England on course to end social distancing in mid-June, Matt Hancock says

England on course to end social distancing in mid-June, Matt Hancock says

Asked if the pace of vaccinations and falling hospitalisation and death rates offered “real hope” of hitting that target, a beaming health secretary replied simply: “Yes.”

The comment goes much further than the government ‘roadmap’, which merely sets out the intention to end all legal limits – but not guidance – on distancing by 21 June.

A review is exploring whether all such restrictions can be lifted by that date, depending on further progress made in curbing the Covid-19 threat.

It will inform decisions on “the timing and circumstances under which the rules on one metre-plus, the wearing of face coverings and other measures may be lifted”, the roadmap stated.

Only last month, he pointed out that Patrick Vallance, the chief scientific adviser, had said “mask wearing in winter is one of the examples of things that might need to stay”.

And, unveiling the roadmap on 22 February, Mr Johnson pledged: “Our journey back towards normality will be subject to resolving a number of key questions and to do this we will conduct four reviews.

“One will assess how long we need to maintain social distancing and face masks. This will also inform guidance on working from home which should continue wherever possible until this review is complete.”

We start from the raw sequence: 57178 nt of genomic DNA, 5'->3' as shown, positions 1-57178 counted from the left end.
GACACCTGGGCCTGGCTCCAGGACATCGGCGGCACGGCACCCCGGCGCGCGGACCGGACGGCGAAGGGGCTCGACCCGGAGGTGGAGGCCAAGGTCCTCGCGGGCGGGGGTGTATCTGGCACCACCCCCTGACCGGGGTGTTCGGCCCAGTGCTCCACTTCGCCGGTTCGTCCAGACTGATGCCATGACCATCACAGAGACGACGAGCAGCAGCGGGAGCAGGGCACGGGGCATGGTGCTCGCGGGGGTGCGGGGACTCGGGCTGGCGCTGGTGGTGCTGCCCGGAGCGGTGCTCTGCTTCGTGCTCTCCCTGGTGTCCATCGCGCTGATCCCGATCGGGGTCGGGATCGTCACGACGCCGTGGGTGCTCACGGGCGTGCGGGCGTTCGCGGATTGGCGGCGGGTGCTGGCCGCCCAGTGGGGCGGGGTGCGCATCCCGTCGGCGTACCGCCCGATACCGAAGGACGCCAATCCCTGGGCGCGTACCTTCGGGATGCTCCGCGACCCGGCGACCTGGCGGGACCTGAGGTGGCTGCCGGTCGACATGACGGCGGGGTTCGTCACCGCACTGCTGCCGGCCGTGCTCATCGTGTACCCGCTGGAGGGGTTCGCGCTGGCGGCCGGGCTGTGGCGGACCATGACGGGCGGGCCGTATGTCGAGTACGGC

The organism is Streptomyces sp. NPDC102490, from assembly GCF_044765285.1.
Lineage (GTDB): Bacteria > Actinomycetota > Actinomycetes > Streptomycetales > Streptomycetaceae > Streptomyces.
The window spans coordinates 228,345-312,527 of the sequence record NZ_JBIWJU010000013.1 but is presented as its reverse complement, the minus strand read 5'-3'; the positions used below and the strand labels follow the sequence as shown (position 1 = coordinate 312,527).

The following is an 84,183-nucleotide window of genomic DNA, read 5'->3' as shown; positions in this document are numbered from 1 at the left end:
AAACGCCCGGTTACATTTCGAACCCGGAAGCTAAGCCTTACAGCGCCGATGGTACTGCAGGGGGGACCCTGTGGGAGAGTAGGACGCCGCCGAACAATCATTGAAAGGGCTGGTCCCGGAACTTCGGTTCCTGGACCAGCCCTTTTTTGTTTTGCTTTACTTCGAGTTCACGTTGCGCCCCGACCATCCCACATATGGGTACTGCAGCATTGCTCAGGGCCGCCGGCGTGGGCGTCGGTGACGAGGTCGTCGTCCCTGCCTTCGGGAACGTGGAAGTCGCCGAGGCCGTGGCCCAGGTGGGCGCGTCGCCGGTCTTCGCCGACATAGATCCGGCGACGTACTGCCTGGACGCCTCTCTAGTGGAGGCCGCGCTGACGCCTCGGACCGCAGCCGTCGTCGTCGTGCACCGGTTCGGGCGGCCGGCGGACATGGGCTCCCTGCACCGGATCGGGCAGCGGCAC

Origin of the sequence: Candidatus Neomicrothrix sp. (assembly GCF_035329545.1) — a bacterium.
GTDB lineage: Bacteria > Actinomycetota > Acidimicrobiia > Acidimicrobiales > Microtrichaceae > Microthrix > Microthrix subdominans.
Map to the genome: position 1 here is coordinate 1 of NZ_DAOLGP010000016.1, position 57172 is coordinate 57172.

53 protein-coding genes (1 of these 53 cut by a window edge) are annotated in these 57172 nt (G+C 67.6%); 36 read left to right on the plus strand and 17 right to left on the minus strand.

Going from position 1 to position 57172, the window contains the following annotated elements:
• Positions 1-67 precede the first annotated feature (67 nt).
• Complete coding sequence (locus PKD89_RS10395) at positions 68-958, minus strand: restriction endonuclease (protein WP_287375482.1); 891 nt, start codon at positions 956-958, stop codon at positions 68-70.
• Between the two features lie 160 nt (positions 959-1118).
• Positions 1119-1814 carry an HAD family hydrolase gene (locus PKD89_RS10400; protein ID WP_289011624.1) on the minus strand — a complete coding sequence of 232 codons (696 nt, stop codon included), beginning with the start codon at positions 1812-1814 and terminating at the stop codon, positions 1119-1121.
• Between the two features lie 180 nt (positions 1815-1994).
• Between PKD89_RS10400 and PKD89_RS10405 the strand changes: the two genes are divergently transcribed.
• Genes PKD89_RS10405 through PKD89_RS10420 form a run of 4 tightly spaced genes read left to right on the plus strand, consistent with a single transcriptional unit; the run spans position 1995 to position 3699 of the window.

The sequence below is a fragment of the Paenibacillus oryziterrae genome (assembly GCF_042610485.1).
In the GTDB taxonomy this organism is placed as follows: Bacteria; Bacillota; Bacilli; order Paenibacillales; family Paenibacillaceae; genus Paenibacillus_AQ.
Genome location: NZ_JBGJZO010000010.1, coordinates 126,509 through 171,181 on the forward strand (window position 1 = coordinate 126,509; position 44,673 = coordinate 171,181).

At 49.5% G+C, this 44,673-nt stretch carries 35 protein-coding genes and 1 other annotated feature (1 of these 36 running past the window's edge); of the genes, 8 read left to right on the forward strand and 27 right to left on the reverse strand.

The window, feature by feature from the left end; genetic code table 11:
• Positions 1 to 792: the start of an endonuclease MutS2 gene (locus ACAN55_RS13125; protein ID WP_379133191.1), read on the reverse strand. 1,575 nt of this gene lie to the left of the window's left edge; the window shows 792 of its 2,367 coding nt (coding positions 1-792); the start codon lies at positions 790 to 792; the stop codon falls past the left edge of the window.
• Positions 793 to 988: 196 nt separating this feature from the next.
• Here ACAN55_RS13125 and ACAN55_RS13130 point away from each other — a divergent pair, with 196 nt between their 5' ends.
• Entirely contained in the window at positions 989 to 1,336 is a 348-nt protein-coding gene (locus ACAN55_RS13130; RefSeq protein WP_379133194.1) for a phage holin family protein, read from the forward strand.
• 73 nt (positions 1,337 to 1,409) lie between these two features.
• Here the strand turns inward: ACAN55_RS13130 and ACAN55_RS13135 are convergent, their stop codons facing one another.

But, during a statement on recent progress, one Conservative MP congratulated Mr Hancock on “the pace” of jabs and “the good news about the sharp decline in hospital admissions and deaths, amongst vaccinated groups”.

“Does he agree with me that this provides real hope that we will be able to end social distancing, along with other restrictions, from 21 June?” Ruth Edwards asked – prompting his positive reply.

An earlier step in the roadmap promises, by 17 May, to “update the advice on social distancing between friends and family, including hugging”.

During the statement, Mr Hancock also said people must be able to prove they have had a coronavirus vaccination – while those who cannot be inoculated for medical reasons must also be helped.

“We will need to absolutely take into consideration those who have a certified clinical reason why they can’t have the jab – which does apply to a relatively small number of people,” he told MPs.

And he repeated that there may be a need for a third Covid-19 vaccination dose over autumn, as new variants emerge.

“The exact number of vaccines that we will need for the UK population is not yet known,” Mr Hancock said.

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